American Wagyu Association
The American Wagyu Association is a breed association for cattle. Wagyu refers to all Japanese beef cattle. In 1976, two Wagyu cattle were imported in the U.S. This was the only importation of Wagyu cattle until 1993.
What are Wagyu?
Wagyu – a Japanese beef cattle breed – derive from native Asian cattle. 'Wagyu' refers to all Japanese beef cattle, where 'Wa' means Japanese and 'gyu' means cow. Wagyu were originally draft animals used in agriculture, and were selected for their physical endurance. This selection favored animals with more intra-muscular fat cells — ‘marbling’ — which provided a readily available energy source. Wagyu is a horned breed and the cattle are either black or red in color.
Wagyu Breed History in Japan
There is some evidence of genetic separation into the Wagyu genetic strain as much as 35,000 years ago. Modern Wagyu cattle are the result of crossing of the native cattle in Japan with imported breeds. Crossing began in 1868 after the Meiji restoration in that year. The government wanted to introduce Western food habits and culture. Brown Swiss, Devon, Shorthorn, Simmental, Ayrshire, and Korean cattle were imported during this period. The infusions of these British, European and Asian breeds were closed to outside genetic infusions in 1910.
The variation of conformation within the Wagyu breed is greater than the variation across British and European breeds. The three major black strains — Tajiri or Tajima, Fujiyoshi (Shimane) and Kedaka (Tottori) evolved due to regional geographic isolation in Japan. These breeding differences have produced a Japanese national herd that comprises 90 percent black cattle with the remainder being of the red strains Kochi and Kumamoto.
Wagyu Breed History in the U.S.
Wagyu cattle were first imported in 1975, when two black and two red bulls were imported by Morris Whitney. In 1989, the Japanese began to reduce their tariffs on imported beef, which encouraged U.S. producers to produce a high-quality product for Japan. In the 1990’s, there were several importations of quality Wagyu. Most were black, but a few were red Wagyu. These cattle have the greatest influence on the U.S. herd and those in many other countries.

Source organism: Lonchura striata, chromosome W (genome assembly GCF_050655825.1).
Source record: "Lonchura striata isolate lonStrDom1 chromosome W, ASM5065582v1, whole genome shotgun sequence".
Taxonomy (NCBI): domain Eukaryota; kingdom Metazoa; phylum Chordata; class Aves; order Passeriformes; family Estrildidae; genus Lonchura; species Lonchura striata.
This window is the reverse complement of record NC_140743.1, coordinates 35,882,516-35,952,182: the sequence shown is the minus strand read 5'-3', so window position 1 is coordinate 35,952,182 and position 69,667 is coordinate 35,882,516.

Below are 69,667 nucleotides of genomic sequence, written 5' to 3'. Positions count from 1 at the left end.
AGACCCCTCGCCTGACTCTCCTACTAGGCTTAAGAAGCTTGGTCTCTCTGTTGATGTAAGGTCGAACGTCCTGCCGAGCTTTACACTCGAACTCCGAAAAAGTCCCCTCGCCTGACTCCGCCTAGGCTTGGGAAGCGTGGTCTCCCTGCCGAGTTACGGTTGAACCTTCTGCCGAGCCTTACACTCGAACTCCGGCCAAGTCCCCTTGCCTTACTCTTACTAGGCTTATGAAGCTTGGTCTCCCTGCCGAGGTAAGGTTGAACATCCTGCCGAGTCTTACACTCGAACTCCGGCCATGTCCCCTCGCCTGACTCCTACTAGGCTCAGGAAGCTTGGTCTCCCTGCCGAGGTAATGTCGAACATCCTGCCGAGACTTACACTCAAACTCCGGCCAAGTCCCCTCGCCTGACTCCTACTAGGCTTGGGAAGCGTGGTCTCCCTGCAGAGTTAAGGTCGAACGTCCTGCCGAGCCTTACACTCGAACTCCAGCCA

Most U.S. production was exported to Japan until 2003, when BSE was discovered and Japan and other countries stopped the import of beef for the U.S. However, chefs and others in the U.S. were aware of the superior eating quality of Wagyu, and the domestic market then and now utilizes much of the U.S. production.
Wagyu Beef — Delicious and Healthy
The unique taste and tenderness of highly marbled Wagyu beef makes for an unrivalled eating experience. That is why Wagyu beef is finding its way into the repertoires of gourmet cooks and fine restaurants across the U.S.
Not only is it a gastronomic delight, but it’s healthy, too. Health experts have discovered the mono-unsaturated to saturated fat ratio is higher in Wagyu than in other beef, and the saturated fat contained in Wagyu is different. Forty percent is in a version called stearic acid, which is regarded as having a minimal impact in raising cholesterol levels. The profile of marbled Wagyu beef is more beneficial and healthier to human health.
Wagyu is also higher in a type of fatty acid called conjugated linoleic acid (CLA). Wagyu beef contains the highest amount of CLA per gram of any foodstuff — about 30 percent more than other beef breeds — due to higher linoleic acid levels. Foods that are naturally high in CLA have fewer negative health effects.
U.S. Wagyu Today
The American Wagyu Association was incorporated in Texas on March 14, 1990, and serves to register Wagyu cattle in the U.S., Canada and other countries. The Association headquarters are based in Post Falls, Idaho. The Association has a vibrant membership base and continues to promote and develop a sustainable industry here in the U.S.
The opportunities Wagyu beef can offer are endless. This industry caters to the breeder/feeder, targeting the high-end restaurant trade with highly marbled beef to the bull producer, supplying the cow/calf rearer a crossbred alternative that will offer calving ease ability and premium carcass quality in a single cross, which no other beef breed can come close too.
The Wagyu breed has a vital role to play in the U.S. to increase the quality of red meat produced in the U.S. that our health conscious consumer of the 21st century is forever seeking.